The Encyclopedia of Angels, 2nd Ed, Rosemary Ellen Gailey, 2004

The Encyclopedia of Angels,

Author: Visionary Living, Inc

Publisher: Bukupedia


Category: Body, Mind & Spirit

Page: 417

View: 5513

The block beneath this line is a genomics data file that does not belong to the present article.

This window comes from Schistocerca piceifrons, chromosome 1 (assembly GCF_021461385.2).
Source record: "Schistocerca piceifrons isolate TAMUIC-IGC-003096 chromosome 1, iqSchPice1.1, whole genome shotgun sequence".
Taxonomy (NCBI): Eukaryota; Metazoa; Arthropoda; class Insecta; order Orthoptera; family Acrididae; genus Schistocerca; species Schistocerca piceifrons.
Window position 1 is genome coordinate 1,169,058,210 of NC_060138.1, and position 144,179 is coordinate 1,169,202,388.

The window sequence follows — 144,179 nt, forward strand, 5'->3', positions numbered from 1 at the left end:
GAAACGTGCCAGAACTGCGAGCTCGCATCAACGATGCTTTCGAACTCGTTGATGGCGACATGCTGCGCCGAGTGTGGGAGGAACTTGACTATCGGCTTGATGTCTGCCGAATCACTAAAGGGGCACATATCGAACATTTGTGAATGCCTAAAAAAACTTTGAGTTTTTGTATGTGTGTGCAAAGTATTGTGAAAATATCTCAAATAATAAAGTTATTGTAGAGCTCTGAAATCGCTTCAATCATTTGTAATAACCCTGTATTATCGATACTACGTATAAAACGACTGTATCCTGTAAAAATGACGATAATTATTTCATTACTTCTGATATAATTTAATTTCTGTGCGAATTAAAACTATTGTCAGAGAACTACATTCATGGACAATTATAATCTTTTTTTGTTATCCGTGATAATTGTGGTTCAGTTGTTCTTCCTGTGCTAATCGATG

The second edition of The Encyclopedia of Angels is significantly changed from the first edition, published in 1996. Content is increased with the addition of several hundred new entries and more than 70 new illustrations. Nearly all major entries and numerous smaller ones have been revised, reorganized, and cross-referenced to make the book more valuable as a resource. I have included many more entries on individual angels, including fallen angels. If you use the “angels” and “angelology” entries as starting points, you will find your way to all of the principal entries in the book. In particular, I have added significant depth and detail from apocryphal, mystical, and esoteric texts, which are rich sources of our angel beliefs and lore. Visionary recitals of journeys into the heavens written nearly two millennia ago retain their power today in their vivid portrayals of mighty beings called angels. The angels experienced then are different in many ways from the angels experienced today; the history of that evolution is a fascinating one. The angel of the prophets is fierce and enigmatic. Today’s angel is more accessible, more personal, more like us. What remains unchanged, however, is the alluring mystery that surrounds angels. I am indebted to the groundwork laid by Gustav Davidson’s Dictionary of Angels, which I do not attempt to re-create. Readers who are familiar with that work will appreciate the longer treatments and discussions of topics related to angels made possible in this book by an encyclopedia format. The “further reading” recommendations at the ends of many entries are not intended to be exhaustive references but to direct readers to useful sources. In the years since I completed the first edition of this encyclopedia, my views on angels have not changed in any profound ways, but they have in more subtle ways. I consider angels to exist in their own right, but also as part of us and all creation. To attempt to define them too precisely shatters their mystery. Angels exist in a realm that can be grasped only through intuitive knowing and visionary experience. Nonetheless, intellectual inquiry and study of angels is valuable, for consciousness is raised to a higher plane and made fertile for visionary understanding. Readers will notice at times that the names of angels can be confusing. Even within a single text, the name of an angel may be spelled in different ways. The entries on individual angels give alternative spellings and names in parentheses. Sometimes variant names describe what appear to be different angels altogether, or perhaps aspects of an angel. For example, Sariel is the alternate name of Uriel, but Sariel is not always Uriel. An alternate name of Sariel is Saraqael, which is also an alternate name of Sarakiel. There are both overlaps and differences in identities and duties, depending on the texts in which the angels are mentioned. As noted in the entry NAMES, many early angel names were the products of trance recitations of prayers and incantations. Readers may wish to read the names entry as one of the first, along with ANGELOLOGY as an orientation to this book. The literature on angels describes their many roles: messenger, protector, guardian, punisher, destroyer, administrator, minister, teacher, and servant and worshiper of God. These roles capture only pieces of their essence. Above all, angels are participants with us in the glory of creation. They sing the wonders of God and the cosmos. Their song is ours to sing too. —Rosemary Ellen Guiley, Ph.D. AUTHOR’S INTRODUCTION TO THE SECOND EDITION.